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Computational Results: Tilt Mode

We next consider the two dimensional tilt instability [5]. In this calculation we have used the lumped mass matrix and the current - vorticity formulation of MHD.

The initial equilibrium state is a bipolar vortex,



When perturbed, an instability occurs, growing exponentially as tex2html_wrap_inline1115

We perform a simulation with an initial mesh, with 40 triangles on a side. Starting with the equilibrium of eq.(39), shown in Fig.6(a), a perturbation about tex2html_wrap_inline1167 smaller is inserted. In the simulation, we take tex2html_wrap_inline1169 and the simulation box has sides of length 4. Conducting boundary conditions are applied on the walls, at which tex2html_wrap_inline1173 and tex2html_wrap_inline1175

The previous simulations [5] were compressible, and growth rates were reported in the range tex2html_wrap_inline1177 depending on the pressure. None of these cases are exactly equivalent to our strictly incompressible model. We obtain the linear growth rate tex2html_wrap_inline1179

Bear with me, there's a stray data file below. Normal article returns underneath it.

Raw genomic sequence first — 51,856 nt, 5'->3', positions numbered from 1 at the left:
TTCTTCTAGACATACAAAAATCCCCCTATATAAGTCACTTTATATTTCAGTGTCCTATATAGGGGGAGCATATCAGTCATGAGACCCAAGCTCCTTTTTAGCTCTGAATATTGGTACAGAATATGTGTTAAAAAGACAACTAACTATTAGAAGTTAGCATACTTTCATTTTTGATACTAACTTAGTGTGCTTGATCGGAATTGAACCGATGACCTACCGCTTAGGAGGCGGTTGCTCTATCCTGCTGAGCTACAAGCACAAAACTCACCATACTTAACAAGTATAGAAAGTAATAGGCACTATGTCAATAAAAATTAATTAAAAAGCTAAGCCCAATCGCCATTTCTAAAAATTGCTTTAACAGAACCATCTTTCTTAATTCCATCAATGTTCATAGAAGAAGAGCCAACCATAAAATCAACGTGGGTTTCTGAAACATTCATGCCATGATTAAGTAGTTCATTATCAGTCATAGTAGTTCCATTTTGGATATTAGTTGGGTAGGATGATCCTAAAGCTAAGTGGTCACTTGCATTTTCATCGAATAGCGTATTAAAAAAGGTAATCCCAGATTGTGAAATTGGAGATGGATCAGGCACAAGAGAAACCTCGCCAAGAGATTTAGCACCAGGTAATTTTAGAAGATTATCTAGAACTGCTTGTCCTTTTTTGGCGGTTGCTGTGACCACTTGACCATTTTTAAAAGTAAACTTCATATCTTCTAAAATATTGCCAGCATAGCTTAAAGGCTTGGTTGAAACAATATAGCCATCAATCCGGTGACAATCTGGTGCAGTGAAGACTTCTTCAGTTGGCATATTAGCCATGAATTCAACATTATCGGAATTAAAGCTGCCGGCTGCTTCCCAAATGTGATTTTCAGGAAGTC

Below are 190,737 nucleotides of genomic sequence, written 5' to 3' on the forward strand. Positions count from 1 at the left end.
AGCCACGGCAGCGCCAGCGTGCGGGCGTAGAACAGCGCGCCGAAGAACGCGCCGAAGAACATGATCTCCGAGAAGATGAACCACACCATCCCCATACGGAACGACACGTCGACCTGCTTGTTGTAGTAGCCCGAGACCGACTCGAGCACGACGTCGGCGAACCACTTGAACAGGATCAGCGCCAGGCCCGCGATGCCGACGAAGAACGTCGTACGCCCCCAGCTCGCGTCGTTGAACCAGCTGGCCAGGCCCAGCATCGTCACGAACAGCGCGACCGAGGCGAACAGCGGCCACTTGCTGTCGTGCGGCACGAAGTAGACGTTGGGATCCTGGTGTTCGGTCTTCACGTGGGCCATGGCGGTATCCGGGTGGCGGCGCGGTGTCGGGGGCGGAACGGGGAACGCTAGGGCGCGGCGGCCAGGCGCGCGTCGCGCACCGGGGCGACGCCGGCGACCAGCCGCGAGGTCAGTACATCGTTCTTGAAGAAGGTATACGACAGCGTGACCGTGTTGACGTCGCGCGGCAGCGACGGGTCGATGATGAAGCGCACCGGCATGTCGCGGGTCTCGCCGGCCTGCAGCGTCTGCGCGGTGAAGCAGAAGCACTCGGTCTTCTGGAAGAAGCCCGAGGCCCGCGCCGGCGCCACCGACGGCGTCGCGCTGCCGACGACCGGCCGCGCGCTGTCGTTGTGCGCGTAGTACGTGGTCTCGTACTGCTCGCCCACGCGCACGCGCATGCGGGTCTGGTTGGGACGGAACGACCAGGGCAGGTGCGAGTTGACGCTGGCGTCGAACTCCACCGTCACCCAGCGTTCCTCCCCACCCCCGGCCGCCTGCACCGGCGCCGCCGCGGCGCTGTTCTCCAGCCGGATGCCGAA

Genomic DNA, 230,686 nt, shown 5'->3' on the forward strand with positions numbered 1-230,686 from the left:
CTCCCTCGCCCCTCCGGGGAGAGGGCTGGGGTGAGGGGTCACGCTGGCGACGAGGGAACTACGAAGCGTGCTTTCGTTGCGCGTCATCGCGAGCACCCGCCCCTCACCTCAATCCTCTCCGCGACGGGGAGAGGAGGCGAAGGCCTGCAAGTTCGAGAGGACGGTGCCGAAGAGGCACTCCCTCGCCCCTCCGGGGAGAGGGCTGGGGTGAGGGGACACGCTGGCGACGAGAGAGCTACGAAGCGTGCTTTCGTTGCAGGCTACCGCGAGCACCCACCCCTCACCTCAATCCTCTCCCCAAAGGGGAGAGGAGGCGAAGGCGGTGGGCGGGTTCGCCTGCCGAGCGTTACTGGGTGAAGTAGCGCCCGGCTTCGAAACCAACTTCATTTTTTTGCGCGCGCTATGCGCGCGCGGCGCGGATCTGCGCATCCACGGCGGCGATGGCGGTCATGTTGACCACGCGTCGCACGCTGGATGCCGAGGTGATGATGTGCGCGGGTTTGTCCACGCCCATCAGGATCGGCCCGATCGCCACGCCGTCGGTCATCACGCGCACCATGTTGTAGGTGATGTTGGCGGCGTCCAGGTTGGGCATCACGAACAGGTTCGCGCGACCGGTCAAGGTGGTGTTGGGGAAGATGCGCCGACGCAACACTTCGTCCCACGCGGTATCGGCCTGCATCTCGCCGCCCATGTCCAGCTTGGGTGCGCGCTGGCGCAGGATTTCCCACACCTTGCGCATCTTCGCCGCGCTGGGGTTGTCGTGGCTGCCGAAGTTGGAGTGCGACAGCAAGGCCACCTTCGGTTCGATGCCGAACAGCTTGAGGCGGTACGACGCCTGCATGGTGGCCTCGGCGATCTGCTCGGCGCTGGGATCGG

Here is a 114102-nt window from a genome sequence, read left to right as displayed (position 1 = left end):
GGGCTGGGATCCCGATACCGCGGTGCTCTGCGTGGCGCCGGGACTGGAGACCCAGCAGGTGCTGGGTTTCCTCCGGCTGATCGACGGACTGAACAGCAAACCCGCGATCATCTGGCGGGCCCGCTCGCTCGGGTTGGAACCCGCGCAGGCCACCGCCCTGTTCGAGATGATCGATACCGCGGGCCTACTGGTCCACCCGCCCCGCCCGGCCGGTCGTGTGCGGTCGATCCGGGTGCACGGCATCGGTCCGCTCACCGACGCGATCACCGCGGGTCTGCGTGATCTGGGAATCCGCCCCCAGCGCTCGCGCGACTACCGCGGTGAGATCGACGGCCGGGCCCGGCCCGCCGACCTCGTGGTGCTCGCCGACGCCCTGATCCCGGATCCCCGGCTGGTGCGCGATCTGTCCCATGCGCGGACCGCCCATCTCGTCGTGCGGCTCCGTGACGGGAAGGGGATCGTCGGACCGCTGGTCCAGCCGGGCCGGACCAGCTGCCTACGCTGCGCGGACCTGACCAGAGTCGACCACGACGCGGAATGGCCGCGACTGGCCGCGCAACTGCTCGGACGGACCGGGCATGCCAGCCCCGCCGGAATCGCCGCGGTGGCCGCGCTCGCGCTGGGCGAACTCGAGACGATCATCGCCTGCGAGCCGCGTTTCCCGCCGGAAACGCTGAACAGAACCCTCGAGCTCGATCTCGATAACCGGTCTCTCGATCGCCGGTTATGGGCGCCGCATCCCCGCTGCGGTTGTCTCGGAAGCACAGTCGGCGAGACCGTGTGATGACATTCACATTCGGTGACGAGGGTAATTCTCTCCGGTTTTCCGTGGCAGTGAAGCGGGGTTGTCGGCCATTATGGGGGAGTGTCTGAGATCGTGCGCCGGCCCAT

Adaptive simulations were done with the current advection scheme. In the simulation, the motion is highly nonlinear by time t = 7. The initial tex2html_wrap_inline921 is shown in Fig.6(a), and tex2html_wrap_inline921 at time t= 7, in the nonlinear stage, is shown in Fig.6(b). At this stage, the vortex has tipped over. The separatrix wraps around the two flux vortices. Current sheets are formed at the leading edges of the central vortices, which can be seen in a blowup view in Fig.7(a). The mesh supporting the contours is shown in the same blowup view Fig.7(b). The mesh resolution has adaptively followed the formation of the moving, curved current sheet. The peak value of the current density grows exponentially in time, with a large growth rate about 3 times the linear mode growth rate. This can be seen in Fig.8(a), which shows the logarithm of the peak current density as a function of time. The logarithm of the peak current density grows approximately linearly. As the current density increases, so does the number N of mesh points, shown in Fig.8(b).

next up previous
Next: Other Applications Up: An Adaptive Finite Previous: Computational Results: Coalescence

Hank Strauss
Wed Jan 7 14:07:46 EST 1998